Levels & Trends in Child Mortality Report 2011

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The IGME was formed in 2004 to share data on child mortality, harmonize estimates within the UN system, improve methods for child mortality estimation, report on progress towards the Millennium Development Goals and enhance country capacity to produce timely and properly assessed estimates of child mortality. The IGME, led by the United Nations Children’s Fund (UNICEF) and the World Health Organization (WHO), also includes the World Bank and the United Nations Population Division of the Department of Economic and Social Affairs as full members. 

The IGME’s independent Technical Advisory Group, comprising leading academic scholars and independent experts in demography and biostatistics, provides guidance on estimation methods, technical issues and strategies for data analysis and data quality assessment.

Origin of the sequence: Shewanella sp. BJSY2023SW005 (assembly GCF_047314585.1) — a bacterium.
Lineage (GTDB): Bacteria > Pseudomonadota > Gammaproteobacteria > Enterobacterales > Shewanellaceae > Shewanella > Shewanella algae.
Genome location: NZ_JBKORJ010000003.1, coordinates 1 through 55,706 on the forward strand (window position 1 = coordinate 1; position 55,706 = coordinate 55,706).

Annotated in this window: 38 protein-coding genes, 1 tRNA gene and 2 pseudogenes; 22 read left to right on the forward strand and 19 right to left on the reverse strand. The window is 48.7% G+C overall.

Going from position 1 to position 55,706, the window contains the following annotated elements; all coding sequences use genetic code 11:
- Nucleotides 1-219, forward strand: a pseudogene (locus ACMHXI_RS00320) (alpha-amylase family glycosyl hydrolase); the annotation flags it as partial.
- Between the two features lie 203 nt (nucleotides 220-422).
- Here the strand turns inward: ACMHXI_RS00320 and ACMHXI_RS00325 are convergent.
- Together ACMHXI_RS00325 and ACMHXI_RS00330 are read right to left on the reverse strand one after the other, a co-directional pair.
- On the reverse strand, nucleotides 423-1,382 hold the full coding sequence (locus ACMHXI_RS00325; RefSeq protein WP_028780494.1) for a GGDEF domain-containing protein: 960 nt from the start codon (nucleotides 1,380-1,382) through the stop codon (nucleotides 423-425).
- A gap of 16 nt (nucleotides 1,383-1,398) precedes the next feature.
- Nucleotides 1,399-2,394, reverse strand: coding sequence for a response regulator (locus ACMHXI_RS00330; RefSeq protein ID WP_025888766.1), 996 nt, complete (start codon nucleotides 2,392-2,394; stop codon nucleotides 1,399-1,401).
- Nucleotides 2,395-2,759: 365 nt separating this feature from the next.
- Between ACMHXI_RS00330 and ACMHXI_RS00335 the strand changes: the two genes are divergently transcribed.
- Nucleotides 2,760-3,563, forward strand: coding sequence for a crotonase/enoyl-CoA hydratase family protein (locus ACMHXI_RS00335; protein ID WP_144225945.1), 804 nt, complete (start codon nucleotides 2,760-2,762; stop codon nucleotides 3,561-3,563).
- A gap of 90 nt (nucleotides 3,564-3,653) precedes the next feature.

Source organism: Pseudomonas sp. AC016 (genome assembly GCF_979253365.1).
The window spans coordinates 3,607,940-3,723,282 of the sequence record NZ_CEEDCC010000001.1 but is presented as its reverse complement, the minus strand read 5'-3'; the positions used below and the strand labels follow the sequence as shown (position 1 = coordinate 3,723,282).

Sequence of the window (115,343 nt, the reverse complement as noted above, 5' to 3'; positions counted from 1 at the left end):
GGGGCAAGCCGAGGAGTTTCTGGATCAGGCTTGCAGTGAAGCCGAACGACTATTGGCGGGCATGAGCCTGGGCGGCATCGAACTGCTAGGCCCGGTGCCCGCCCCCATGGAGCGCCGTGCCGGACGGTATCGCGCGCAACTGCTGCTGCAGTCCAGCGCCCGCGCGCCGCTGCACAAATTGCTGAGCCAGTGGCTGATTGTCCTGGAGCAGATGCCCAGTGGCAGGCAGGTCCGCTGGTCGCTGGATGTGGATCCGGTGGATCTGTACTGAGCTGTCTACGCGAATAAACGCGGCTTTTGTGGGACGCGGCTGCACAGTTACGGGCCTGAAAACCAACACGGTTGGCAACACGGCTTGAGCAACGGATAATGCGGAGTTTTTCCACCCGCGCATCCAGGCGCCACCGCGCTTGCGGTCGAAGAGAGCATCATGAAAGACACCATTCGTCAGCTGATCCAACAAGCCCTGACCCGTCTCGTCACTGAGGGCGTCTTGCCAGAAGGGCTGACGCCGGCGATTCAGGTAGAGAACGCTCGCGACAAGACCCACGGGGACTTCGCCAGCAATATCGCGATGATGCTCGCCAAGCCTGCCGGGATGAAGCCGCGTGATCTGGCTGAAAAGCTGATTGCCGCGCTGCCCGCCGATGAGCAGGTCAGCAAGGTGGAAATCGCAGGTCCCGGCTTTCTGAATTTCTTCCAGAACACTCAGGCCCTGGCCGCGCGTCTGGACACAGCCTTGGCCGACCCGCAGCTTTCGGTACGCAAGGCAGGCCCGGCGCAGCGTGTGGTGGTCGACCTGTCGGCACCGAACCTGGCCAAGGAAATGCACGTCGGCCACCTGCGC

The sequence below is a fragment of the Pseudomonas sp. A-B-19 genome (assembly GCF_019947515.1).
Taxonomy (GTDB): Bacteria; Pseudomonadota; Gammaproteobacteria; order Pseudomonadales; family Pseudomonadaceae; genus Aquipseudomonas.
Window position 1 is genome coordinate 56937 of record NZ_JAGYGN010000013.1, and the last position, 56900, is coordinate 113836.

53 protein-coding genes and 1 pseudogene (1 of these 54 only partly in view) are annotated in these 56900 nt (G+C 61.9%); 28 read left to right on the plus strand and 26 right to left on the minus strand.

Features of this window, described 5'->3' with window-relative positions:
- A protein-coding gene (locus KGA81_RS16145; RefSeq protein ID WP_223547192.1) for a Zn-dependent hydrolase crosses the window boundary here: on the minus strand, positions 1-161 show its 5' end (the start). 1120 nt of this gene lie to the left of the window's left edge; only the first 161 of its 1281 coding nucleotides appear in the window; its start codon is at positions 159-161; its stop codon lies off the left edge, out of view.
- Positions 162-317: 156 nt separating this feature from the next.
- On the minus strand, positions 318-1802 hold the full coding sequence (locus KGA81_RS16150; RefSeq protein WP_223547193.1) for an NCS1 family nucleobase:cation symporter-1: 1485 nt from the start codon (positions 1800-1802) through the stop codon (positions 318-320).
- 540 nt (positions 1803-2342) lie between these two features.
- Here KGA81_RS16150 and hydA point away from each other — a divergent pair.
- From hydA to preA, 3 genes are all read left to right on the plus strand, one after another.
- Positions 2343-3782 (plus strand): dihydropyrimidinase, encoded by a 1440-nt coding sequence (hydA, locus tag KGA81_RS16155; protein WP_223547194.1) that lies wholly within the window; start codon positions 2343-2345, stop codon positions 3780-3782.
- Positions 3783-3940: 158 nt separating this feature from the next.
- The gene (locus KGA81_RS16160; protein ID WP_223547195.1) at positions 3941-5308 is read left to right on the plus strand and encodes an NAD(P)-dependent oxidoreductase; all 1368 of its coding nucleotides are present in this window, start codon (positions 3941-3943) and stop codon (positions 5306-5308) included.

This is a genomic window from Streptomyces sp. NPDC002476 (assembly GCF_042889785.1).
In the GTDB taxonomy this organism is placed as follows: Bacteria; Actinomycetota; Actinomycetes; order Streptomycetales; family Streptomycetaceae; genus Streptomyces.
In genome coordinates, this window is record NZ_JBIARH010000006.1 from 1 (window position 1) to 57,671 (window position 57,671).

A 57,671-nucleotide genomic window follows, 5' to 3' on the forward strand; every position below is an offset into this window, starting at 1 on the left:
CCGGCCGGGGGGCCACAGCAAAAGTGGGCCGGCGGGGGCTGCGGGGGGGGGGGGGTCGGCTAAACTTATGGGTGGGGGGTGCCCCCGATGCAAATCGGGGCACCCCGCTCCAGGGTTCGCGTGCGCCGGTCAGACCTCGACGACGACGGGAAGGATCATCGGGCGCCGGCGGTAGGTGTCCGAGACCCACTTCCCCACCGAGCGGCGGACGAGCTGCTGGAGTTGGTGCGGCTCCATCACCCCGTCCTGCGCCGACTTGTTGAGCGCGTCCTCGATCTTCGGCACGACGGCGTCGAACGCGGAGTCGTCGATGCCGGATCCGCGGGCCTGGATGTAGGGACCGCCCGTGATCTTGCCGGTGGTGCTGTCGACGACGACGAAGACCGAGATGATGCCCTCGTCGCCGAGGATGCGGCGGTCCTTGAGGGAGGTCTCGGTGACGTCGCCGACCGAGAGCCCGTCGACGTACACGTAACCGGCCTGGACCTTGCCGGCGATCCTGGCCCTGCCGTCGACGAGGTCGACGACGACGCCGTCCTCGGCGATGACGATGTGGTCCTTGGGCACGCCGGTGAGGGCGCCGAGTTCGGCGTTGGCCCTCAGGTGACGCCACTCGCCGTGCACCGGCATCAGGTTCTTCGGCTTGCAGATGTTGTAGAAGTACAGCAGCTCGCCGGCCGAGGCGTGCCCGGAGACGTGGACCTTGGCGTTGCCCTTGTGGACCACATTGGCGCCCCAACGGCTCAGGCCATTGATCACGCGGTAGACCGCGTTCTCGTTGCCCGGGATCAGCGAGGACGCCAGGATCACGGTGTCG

Generating accurate estimates of child mortality poses a considerable challenge because of the limited  availability of high-quality data for many developing countries. Complete vital registration systems are the preferred source of data on child mortality because they collect information as events occur and they cover the entire population. However, many developing countries lack fully functioning vital registration systems that accurately record all births and deaths. Therefore, household surveys, such as the  UNICEFsupported Multiple Indicator Cluster Surveys and the US Agency for International Development– supported  Demographic and Health Surveys, are the primary sources of data on child mortality in developing countries.